Vin Diesel arrived for the group interview full of good cheer at the end of a marathon day of shooting, an unmistakable charisma oozing out of every muscly pore. The thing that had brought us all together on this Montreal soundstage, of course, was "Riddick," the unlikely third installment in the cult sci-fi franchise that began with the stunningly-realized horror/sci-fi movie "Pitch Black" and, four years later, with the bigger-budgeted sequel "The Chronicles of Riddick."

After enjoying breakthrough success with films including "The Fast and the Furious" and "XxX" in the early 2000s, Diesel's burgeoning career as an action star began to wane midway through the decade with a string of commercial flops including "A Man Apart," "Babylon A.D." and, ironically enough, "The Chronicles of Riddick," which he also produced. Nevertheless, the down period proved to be short-lived, as Diesel's career kicked back into high gear (no pun intended) after his decision to hop back on the "Fast & Furious" train - first with the commercially-successful fourth entry in 2009 and now with the mega-blockbuster follow-ups colloquially referred to as "Fast Five" and "Fast Six."

So where had this new wave of success landed the newly re-minted A-lister? At the time of this interview, working for scale on a Montreal soundstage. In the case of "Riddick," though, it's not about the money for the "Dungeons & Dragons" aficionado so much as world-building - "real world-building," as he himself made sure to point out - and his passion for the franchise project, like his charisma, came through effortlessly in the room. In short, the guy gives good interview. Given that, I've decided to post the transcript of the interview in full, both for the mega-fans in the audience and for those who might be interested in getting an inside look at the under-the-radar Hollywood barter system that allowed "Riddick" to be made in the first place.

(Note: After reading, be sure to check out the 20 key things we learned on our visit to the set.)

For awhile you've talked about Riddick. What does it mean for you to finally be filming this thing?

DIESEL: Since we've got time, since it's a long workday, and since we've been doing all the water scenes, it's a hectic schedule and we're very ambitious here, and it's a very good question… what the fuck does it mean to you?

Being completely honest, I'm a huge fan of the franchise, and I was disappointed that the second film didn't do the kind of worldwide box-office to generate a big-budget follow-up. So as a fan I'm incredibly excited to see where the character goes and how you guys are making it.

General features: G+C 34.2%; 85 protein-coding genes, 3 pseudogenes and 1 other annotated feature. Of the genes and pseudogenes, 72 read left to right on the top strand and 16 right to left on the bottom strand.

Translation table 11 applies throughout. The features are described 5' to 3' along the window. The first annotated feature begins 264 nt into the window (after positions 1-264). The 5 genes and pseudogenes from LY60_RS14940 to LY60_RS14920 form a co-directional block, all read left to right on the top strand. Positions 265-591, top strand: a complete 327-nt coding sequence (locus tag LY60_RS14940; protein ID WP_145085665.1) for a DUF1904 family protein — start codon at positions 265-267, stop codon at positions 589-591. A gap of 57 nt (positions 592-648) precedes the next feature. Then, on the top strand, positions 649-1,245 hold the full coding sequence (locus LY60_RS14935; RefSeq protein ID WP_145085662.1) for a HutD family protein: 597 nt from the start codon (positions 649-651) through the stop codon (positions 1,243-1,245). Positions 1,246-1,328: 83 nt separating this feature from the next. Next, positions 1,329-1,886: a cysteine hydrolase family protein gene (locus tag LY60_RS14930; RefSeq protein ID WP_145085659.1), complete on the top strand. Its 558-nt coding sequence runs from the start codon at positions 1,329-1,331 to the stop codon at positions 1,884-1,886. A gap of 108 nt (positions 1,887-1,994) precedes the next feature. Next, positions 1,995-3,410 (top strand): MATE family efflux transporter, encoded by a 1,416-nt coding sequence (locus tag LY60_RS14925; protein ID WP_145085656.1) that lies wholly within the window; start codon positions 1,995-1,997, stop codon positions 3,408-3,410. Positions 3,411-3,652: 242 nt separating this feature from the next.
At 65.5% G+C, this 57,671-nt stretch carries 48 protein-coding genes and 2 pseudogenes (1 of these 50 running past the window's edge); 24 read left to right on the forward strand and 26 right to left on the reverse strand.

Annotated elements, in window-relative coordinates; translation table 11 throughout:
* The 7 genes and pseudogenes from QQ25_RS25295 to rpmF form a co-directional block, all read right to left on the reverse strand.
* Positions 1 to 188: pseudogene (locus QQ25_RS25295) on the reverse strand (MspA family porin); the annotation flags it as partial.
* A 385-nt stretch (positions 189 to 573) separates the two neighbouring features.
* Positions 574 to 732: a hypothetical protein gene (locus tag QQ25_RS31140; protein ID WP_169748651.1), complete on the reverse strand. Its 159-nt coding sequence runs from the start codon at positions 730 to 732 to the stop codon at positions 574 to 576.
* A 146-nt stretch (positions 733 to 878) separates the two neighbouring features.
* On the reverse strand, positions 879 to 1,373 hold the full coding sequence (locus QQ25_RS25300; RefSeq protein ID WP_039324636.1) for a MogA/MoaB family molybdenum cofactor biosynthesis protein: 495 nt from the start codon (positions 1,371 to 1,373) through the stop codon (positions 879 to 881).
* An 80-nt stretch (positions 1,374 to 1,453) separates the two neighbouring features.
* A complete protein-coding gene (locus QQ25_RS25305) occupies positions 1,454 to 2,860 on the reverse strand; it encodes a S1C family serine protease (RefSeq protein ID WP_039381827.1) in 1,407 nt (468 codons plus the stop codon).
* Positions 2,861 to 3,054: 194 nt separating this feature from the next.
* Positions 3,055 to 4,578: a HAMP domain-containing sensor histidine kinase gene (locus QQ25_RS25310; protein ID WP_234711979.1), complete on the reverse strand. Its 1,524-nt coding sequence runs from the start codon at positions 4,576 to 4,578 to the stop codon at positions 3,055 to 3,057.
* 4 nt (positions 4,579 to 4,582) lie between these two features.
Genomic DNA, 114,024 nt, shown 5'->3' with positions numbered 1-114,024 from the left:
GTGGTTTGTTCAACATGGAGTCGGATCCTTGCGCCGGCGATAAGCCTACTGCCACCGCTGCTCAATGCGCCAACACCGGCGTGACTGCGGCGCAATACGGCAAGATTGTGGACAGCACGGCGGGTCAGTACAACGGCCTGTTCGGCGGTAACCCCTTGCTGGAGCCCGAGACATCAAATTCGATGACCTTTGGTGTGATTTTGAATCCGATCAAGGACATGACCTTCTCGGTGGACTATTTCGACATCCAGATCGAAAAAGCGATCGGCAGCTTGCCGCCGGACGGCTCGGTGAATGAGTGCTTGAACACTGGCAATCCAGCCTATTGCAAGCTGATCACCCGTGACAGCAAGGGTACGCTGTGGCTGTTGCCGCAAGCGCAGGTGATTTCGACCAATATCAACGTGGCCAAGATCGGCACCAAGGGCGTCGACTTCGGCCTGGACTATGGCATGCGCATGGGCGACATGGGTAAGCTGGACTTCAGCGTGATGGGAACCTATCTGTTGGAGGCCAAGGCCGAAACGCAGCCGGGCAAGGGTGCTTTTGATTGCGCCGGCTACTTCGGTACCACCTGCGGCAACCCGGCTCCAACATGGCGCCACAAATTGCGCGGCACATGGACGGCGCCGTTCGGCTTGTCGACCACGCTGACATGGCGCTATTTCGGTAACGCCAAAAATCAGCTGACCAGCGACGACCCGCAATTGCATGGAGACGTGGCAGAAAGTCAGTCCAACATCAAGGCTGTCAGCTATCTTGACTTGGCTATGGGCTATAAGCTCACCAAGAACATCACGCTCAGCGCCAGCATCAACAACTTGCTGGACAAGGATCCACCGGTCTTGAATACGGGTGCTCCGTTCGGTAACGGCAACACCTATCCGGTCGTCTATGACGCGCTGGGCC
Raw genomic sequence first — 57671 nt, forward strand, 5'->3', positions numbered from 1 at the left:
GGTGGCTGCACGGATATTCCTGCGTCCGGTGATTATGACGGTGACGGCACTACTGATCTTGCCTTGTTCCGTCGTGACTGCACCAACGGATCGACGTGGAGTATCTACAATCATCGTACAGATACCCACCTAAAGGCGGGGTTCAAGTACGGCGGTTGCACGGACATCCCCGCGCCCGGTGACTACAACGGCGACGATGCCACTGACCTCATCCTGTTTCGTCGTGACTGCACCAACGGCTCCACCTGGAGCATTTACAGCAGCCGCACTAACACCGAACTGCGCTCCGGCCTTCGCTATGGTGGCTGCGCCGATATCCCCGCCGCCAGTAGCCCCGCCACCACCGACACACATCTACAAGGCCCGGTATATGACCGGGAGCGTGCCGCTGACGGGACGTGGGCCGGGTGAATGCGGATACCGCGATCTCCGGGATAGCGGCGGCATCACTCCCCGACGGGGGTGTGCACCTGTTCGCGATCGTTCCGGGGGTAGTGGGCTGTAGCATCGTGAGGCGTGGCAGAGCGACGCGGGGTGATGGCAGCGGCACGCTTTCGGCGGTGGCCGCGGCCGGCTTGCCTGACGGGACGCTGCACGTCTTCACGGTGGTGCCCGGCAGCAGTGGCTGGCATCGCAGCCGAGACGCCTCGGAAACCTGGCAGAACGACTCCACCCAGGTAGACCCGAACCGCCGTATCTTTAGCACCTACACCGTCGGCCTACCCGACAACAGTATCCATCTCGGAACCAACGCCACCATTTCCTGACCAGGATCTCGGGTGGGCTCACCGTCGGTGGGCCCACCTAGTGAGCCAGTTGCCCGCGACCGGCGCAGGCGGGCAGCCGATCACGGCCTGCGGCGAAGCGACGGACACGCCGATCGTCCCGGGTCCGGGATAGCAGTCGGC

DIESEL: But isn't it surreal for you a bit?

I never thought I would be on the set of this movie.

DIESEL: Tell everyone how you feel. I share his sentiment, and the reason why I'm throwing the question back at you is because in many ways you're answering, organically, how I feel. It's more surreal to me to be here after 9-years. You know how long I've been talking about this, you know how many press junkets I've been at talking about "Riddick," and we're actually on set here shooting a "Riddick" that's better than all expectations, better than anything we anticipated, and we're here 9-years later and it's surreal.

When we first sent this script to Universal as "Chronicles of Riddick" it was already a pipe dream to even return to this cult film classic called "Pitch Black". It was already bizarre to be at a studio. When we first did "Pitch Black" we had no studio, the studio folded. We were at Polygram and then at USA and they folded, and at the last minute Universal came in and said, "We'll release your picture." It was kind of a Hail Mary, it predated "The Fast and the Furious," but led into that relationship, and we're here now because of the "Fast and Furious" relationship.

That's the good stuff. You're sitting on this set because I did a cameo in "Tokyo Drift." We leveraged this cameo in "Tokyo Drift" so hard to reboot a franchise that was literally dying. When "Fast and Furious" got to that third film it was basically a scrap of metal that nobody wanted, studio didn't even want it. "What can you do with it?" I'd go this whole other way, go back to a story-driven saga that rewards its audience for being loyal to a franchise, as opposed to doing a franchise in a reactionary way.

It's interesting how "Fast and Furious" was born out of Universal taking over this cult film called "Pitch Black" back in 1998 and now we're here shooting "The Chronicles of Riddick" after everyone thought it would be impossible. We're shooting a rated-R "Riddick", when do you see a rated-R movie? I'm 13-years-old watching "Alien" and there was a market and a purpose for these rated-R movies. Nowadays they don't really exist anymore. The head of the studio was just here yesterday, and the fact that they were supportive enough to do rated-R…

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